June is the most popular month for weddings in the U.S. but I will not be walking down any aisle in a white dress in the foreseeable future. For most people who know me, this isn't a shocker. I was never one who dreamed about taking another person's last name or picking bridesmaids. For most of my life, I rejected the idea of marriage. A piece of paper won't validate a relationship and being someone's wife isn't a goal I need to attain to feel complete or closer to someone. Marriage seems like an arcane institution based on certain class, gender and sexual orientation privilege. Then why am I upset that my live-in boyfriend told me that we wouldn't be getting hitched?
Growing up, my parents' 17-year marriage failing due to infidelity showed me that wedded bliss ends in disappointment and depression. That's not to say that I completely wrote the idea off. I happily accepted a ring on my 18th birthday in a Greenwich Village Spanish restaurant from my then boyfriend. That fell through in large part because of us attending colleges in different states, meddling mothers, and us just being way too young and idealistic, thinking that young love based on us being politically-active young Puerto Ricans was enough.
When pregnant with my first daughter at age 19, again I allowed myself to fall prey to the fantasy that a whole family meant one with married parents. I expected the Chilean father to come to New York and marry me in the white dress I wore in a church for my high school graduation. He canceled those plans at the last minute and I wrote off the idea of ever being a bride.
Call it justification or deeper political awareness but from then on marriage seemed like something that straight couples did, often for convenience. Friends of mine married to get health insurance or to get their green cards and sponsor children left behind in other countries. I didn't know many people in my circle who wed out of love and a desire to publicly state their lifelong fidelity to one another. I rejected the offer from the father of my second daughter to marry me and I'm pretty sure my childhood and adult experiences with that institution led to my justifying getting emotionally and sexually involved with not one but two married men.
At first I was I grateful that my current pareja held the same negative feelings about marriage. He had been in a relationship with the mother of his child for over a decade without exchanging vows. He grew up witnessing his own parents' dysfunctional marriage. But one night on the phone, he from Los Angeles told me in New York that I was the type of woman who made him reconsider, who made him want things he never thought he wanted. He wanted to marry me, eventually.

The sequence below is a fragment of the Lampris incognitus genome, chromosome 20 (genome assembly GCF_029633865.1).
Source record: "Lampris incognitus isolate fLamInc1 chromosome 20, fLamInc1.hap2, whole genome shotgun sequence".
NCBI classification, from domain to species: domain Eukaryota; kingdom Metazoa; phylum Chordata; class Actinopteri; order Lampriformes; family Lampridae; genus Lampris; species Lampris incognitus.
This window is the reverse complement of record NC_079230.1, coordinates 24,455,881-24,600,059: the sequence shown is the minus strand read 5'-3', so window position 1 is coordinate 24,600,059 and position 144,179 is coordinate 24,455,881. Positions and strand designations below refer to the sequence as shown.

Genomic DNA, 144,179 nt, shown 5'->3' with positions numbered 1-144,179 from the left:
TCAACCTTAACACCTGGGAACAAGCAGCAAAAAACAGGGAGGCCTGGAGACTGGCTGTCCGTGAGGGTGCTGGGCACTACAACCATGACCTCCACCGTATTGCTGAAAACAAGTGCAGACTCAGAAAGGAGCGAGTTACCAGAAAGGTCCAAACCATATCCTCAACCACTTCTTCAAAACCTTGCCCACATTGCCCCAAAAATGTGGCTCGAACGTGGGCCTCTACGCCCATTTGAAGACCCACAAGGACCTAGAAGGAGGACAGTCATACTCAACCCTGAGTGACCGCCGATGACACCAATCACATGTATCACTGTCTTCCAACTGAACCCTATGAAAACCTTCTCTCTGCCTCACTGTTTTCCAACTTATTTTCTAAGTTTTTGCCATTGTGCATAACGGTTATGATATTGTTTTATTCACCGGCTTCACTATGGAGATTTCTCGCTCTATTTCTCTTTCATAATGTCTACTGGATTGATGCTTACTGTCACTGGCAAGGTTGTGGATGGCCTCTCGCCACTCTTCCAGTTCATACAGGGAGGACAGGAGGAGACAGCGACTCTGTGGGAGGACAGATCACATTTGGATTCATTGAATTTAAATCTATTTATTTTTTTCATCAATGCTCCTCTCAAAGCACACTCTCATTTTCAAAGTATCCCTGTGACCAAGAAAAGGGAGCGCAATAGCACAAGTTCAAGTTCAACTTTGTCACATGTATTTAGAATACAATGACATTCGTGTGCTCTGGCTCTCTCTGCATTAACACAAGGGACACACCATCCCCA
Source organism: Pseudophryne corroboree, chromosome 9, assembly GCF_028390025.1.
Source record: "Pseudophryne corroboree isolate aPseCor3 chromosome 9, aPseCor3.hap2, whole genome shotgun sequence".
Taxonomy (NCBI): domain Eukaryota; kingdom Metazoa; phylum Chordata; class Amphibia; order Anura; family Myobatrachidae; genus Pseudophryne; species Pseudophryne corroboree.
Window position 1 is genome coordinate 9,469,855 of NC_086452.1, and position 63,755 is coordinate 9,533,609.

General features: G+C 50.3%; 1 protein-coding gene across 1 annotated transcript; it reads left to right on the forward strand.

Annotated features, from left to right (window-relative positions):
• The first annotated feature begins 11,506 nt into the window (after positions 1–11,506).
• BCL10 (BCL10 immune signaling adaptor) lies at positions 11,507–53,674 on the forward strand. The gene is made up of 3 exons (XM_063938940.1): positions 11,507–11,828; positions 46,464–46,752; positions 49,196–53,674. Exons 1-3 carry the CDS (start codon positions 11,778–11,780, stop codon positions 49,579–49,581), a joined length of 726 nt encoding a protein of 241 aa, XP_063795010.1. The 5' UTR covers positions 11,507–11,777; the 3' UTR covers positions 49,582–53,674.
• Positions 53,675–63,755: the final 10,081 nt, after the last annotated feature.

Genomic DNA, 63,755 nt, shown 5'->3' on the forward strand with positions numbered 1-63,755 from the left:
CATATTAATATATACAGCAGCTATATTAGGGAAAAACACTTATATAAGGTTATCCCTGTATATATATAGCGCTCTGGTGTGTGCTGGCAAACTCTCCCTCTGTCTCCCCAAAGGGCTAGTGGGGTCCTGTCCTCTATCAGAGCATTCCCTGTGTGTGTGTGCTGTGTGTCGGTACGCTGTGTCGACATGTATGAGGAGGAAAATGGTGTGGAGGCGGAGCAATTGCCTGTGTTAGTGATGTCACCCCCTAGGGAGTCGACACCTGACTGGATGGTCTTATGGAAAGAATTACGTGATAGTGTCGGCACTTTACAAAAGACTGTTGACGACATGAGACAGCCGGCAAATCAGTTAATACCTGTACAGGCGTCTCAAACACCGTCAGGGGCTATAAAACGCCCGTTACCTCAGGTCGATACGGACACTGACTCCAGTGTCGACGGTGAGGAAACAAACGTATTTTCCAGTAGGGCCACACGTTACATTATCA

Suddenly the issue was on my life table again and instead of rebuffing the idea, I embraced it. I was flattered and excited and deeply in love with this man. It would be nice to share something just between the two of us. It would mark the merging of two lives that via technology challenged distances. It was incredibly romantic and I fell for it. I suddenly wanted it.
Together in a hotel room in Detroit, we watched same sex marriage become legal in New York. The political tide of the issue seemed to be turning along with our emotions. Before I moved, we discussed having a non-legal commitment ceremony in the Unitarian Church he occasionally attended. A member of the church offered to write a song for the occasion. A friend offered her Highland Park yard for a party but with the logistics of uprooting my family from Queens to City Terrace, it fell through the cracks and remained unfulfilled until I brought it up months later.
When my pareja's best friend announced his third marriage, we planned to make a family trip to witness the nuptials in Mexicali, Mexico.
"So when are we getting married?" I asked.
When he told me we weren't, I felt sad and angry at his unilateral decision. It wasn't for another month that I would learn that from his point of view there were things he learned during the course of our nine month cohabitation that made him change his mind. He says I need to be more stable. I should be in a better job situation. I should be back in school. On a practical level, I understand. On an emotional and psychological level, I feel like I didn't prove myself worthy enough. Like I've failed at something.
We've been to one wedding together and that proved to be intense for both of us. Before my friend walked down the aisle, my boyfriend took a phone call leaving me sitting alone for a few moments. As I sat in Union Station, where my pareja and I shared our first date, a moment I had hoped would be incredibly romantic was anxiety-inducing. In a few weeks we will be at a wedding dinner for his high school friend and part of me worries about how we both will feel being in the presence of a couple who have decided to take that leap. I also worry about the inevitable questions that will be asked about our own status.
Our lack of marriage plans won't make or break our relationship. Things like communication, empathy, love, honesty, respect are the foundations of a good, long term relationship and to be real, both of us clearly have much work to do in all of those areas. I am happy and willing to do that work together and with each other. But I'd be lying if I said I didn't care about not getting married now. A Pandora's box was opened and I'm not sure how easily it can be closed.
Follow Maegan "Mamita Mala" Ortiz as she chronicles her adventures as a Nuyorican in LA, including how she got her nickname, her young daughter asking if she can be Chicana when she growns up, being grateful for not having to smell her vecinos, her musings on different Spanglish accents and slang, and the story of how the self-proclaimed original "Twitterputa" fell in love and ended up here in the first place.